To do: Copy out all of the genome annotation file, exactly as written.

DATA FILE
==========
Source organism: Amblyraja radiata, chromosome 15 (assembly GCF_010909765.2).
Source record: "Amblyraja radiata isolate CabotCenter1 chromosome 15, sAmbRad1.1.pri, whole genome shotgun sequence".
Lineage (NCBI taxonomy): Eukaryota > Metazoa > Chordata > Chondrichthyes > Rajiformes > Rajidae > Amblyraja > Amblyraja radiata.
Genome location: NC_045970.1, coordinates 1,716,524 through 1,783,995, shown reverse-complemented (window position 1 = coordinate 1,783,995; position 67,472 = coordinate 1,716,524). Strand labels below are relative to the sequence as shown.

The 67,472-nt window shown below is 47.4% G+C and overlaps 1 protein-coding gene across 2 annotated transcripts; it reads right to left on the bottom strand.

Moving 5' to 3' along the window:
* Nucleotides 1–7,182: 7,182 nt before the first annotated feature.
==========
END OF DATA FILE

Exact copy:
Source organism: Amblyraja radiata, chromosome 15 (assembly GCF_010909765.2).
Source record: "Amblyraja radiata isolate CabotCenter1 chromosome 15, sAmbRad1.1.pri, whole genome shotgun sequence".
Lineage (NCBI taxonomy): Eukaryota > Metazoa > Chordata > Chondrichthyes > Rajiformes > Rajidae > Amblyraja > Amblyraja radiata.
Genome location: NC_045970.1, coordinates 1,716,524 through 1,783,995, shown reverse-complemented (window position 1 = coordinate 1,783,995; position 67,472 = coordinate 1,716,524). Strand labels below are relative to the sequence as shown.

The 67,472-nt window shown below is 47.4% G+C and overlaps 1 protein-coding gene across 2 annotated transcripts; it reads right to left on the bottom strand.

Moving 5' to 3' along the window:
* Nucleotides 1–7,182: 7,182 nt before the first annotated feature.